Anyway, I'm sure there are lots of people out there that use Google products and Google Calendar in particular. I love the pace at which they've been adding new features, and I generally applaud the features they add. In particular, I like the ability to invite others, including non-gmail users, by putting their email in when editing and event.
|Does anyone want to play with me?|
However, I've noticed that Google hasn't quite done their homework when investigating how people use this feature to set up 1-on-1 appointments. For instance, the first time I ever used this feature (probably about 3 or 4 months ago), I used it to make a lunch appointment with my friend Lianne. I think I just happened to notice it as I was making the calendar appointment. So, I entered her email in the little box, filled in as many details as I could at the time, and titled it "Lunch w/ Lianne."
That doesn't sound very strange, right? Not from my point of view, anyway. But when Lianne got the invite, she was more than a little surprised to find an event that said she was having lunch with herself. I blushed in embarrassment, we giggled about it, and - as users often do - I boiled the mistake down to me not knowing how to use it. But the reason I'm now writing about something I noticed 3 months ago is that the issue persists, and I'm not the only one who does it. I get invites all the time saying "Lunch w/ Dustin" which is pertinent for my friends, but very confusing for me.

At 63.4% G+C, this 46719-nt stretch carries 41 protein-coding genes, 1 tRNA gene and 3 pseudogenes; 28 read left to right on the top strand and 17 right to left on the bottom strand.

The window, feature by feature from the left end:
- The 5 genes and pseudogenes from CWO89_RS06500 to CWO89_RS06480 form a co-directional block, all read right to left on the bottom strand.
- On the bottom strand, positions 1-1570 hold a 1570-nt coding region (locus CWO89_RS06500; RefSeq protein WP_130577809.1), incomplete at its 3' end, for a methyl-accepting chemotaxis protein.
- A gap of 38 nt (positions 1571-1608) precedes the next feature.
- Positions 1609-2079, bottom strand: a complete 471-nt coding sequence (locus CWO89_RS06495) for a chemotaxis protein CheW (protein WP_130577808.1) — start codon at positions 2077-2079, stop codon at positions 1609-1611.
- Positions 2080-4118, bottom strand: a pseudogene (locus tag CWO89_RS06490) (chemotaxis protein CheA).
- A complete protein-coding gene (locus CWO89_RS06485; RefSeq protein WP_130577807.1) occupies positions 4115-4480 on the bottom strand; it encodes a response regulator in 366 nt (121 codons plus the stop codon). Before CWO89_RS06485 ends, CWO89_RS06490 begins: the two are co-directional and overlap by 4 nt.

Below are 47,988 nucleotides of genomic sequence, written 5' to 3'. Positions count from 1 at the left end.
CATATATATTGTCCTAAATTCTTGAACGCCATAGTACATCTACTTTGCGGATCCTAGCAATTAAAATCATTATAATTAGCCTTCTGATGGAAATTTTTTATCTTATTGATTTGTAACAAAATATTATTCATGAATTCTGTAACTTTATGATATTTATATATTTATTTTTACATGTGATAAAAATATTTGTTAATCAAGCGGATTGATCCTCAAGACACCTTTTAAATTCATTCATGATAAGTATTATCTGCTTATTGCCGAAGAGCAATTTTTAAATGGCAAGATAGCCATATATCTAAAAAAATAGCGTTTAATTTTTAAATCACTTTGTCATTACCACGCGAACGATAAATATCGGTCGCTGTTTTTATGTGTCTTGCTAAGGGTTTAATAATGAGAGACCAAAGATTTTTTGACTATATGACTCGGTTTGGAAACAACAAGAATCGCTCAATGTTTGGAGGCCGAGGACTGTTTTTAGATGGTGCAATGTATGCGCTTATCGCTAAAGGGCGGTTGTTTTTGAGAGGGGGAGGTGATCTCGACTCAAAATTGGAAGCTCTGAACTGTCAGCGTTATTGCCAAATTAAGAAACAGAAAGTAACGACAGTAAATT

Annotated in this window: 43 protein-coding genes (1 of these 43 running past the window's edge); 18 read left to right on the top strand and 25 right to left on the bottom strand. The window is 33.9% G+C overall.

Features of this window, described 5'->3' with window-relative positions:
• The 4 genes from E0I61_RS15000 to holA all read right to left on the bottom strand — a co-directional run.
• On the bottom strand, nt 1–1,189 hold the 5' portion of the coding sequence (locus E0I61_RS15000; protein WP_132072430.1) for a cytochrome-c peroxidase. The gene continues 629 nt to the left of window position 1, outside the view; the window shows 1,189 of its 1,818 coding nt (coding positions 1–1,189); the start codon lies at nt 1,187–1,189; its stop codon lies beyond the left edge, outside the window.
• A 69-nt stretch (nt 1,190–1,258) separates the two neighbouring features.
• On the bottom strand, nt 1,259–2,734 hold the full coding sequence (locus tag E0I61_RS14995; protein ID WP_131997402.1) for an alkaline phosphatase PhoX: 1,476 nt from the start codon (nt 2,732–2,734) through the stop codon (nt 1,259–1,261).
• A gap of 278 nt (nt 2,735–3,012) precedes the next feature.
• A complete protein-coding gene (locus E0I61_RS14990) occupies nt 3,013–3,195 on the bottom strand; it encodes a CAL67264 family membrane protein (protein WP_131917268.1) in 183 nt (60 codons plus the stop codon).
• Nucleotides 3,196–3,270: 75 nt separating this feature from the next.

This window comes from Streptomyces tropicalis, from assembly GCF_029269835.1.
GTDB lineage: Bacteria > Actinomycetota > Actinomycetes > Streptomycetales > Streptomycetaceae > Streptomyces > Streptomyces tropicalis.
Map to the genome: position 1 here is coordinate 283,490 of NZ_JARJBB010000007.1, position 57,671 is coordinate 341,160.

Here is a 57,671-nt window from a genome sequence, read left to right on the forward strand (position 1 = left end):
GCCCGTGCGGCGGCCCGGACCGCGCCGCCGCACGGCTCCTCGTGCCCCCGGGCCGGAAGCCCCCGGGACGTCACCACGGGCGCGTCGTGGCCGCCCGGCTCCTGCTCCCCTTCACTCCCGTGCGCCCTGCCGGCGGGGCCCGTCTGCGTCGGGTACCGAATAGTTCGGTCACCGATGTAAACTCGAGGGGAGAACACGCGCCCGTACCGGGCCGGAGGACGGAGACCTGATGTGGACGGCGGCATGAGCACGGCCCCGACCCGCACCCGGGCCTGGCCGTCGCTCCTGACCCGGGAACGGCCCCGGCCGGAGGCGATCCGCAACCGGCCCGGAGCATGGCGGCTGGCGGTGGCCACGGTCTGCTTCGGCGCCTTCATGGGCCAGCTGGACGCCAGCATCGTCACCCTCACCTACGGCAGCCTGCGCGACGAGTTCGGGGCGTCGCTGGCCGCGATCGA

The problem is that Google is making us think way too hard about this. I haven't really figured out a proper solution yet (this is one of those "soft" problems), but I think I've figured out the problem. When I'm setting up an appointment with one or two other people, I have three basic choices for how to title the event. As an example, let's say my name is Dustin (which it is) and the friend's name is Jake. Here are the possible ways I could go about titling the event:
- "Lunch w/ Jake" As discussed earlier, this makes it very easy for me to remember what this appointment is about, but it'd be confusing and a bit off-putting for Jake to have to deal with. Also, is Jake able to change the name of the event on his calendar without changing the name on mine? This is unclear, and the potential embarrassment has stopped me from trying on several occasions.
- "Lunch w/ Dustin" This makes me a very good friend, since this way I'm not confusing him, but I've only flipped the issue on its head. If this appointment is more than a few days away, I'm likely to forget about it for awhile, and then be surprised when I notice lunch w/ myself on my calendar.
- "Lunch" This is simpler, I suppose, but now Jake and I are both kind of screwed. It's impossible to tell at a glance who this appointment is with, and potentially tough to remember this if the event is not in the immediate future.
I'm thinking that the problem here is that there's no way to reliably tell who an appointment is with just by glancing at the event on the calendar. Or if the appointment is indeed with anyone at all. Because of this, I use the title of the event, which is immediately visible, to remind me about the all-important context of "who else is going to be at this thing." The general solution is to give people the option of making this visible at a glance along with the names of the events. Exactly how that should be implemented, I leave to Google.